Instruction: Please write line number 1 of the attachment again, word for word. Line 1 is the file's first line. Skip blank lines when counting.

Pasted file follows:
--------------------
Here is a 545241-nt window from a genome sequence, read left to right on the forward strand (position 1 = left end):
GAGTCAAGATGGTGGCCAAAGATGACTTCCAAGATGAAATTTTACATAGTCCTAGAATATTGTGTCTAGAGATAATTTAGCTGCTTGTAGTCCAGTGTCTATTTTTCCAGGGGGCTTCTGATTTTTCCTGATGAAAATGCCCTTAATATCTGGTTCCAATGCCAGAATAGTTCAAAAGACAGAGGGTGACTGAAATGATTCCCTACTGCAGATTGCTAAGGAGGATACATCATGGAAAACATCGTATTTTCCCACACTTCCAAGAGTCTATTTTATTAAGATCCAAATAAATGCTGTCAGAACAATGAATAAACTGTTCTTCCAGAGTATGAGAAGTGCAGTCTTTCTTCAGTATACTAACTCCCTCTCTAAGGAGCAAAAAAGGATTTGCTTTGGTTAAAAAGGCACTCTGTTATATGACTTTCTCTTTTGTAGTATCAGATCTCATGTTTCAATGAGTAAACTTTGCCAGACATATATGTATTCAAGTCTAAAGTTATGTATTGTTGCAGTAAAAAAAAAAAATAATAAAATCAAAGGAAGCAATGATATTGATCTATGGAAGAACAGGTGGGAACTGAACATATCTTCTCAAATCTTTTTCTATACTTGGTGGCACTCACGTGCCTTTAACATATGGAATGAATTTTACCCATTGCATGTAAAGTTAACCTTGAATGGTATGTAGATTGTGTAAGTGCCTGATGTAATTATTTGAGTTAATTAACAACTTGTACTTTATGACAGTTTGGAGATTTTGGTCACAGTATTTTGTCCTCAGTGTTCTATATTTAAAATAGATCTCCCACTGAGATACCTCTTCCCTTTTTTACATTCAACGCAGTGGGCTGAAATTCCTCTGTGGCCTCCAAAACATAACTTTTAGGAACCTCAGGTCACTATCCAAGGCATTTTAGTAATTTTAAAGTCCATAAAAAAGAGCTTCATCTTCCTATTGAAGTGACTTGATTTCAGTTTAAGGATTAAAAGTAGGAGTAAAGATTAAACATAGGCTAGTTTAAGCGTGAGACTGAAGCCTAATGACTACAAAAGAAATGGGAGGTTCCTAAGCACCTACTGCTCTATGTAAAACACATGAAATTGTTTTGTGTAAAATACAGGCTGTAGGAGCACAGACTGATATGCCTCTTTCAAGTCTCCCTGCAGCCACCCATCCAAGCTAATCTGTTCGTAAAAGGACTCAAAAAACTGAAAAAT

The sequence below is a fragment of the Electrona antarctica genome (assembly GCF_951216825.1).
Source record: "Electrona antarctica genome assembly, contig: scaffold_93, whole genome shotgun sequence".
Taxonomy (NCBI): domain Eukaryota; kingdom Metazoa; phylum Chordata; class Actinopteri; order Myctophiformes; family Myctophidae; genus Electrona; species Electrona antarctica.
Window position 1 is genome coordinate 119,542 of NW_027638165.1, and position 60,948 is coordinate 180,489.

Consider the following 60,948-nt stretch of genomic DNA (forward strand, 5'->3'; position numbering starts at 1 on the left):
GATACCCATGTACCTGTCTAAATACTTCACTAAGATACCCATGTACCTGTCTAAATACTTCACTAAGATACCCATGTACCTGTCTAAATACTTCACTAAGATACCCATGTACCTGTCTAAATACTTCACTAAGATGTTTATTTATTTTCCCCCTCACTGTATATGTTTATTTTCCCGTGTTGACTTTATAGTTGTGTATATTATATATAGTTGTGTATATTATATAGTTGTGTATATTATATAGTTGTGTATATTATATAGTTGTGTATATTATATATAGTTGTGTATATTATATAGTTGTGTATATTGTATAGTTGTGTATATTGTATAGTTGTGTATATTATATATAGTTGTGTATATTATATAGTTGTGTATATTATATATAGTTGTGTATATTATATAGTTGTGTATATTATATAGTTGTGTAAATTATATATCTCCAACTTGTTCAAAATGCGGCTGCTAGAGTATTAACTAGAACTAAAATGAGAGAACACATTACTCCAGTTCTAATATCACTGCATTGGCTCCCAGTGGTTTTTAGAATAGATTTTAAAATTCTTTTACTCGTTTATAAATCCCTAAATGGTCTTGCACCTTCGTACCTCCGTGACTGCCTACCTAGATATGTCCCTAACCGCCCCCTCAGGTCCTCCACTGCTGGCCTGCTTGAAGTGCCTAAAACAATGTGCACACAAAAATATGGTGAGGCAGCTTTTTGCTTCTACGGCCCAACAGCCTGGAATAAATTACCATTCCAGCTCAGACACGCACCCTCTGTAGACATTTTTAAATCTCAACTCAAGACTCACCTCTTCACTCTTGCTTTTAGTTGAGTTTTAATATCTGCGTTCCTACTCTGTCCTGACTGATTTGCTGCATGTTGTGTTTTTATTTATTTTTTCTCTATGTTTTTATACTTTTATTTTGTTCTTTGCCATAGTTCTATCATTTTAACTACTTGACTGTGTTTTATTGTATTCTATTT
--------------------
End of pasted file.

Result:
Here is a 545241-nt window from a genome sequence, read left to right on the forward strand (position 1 = left end):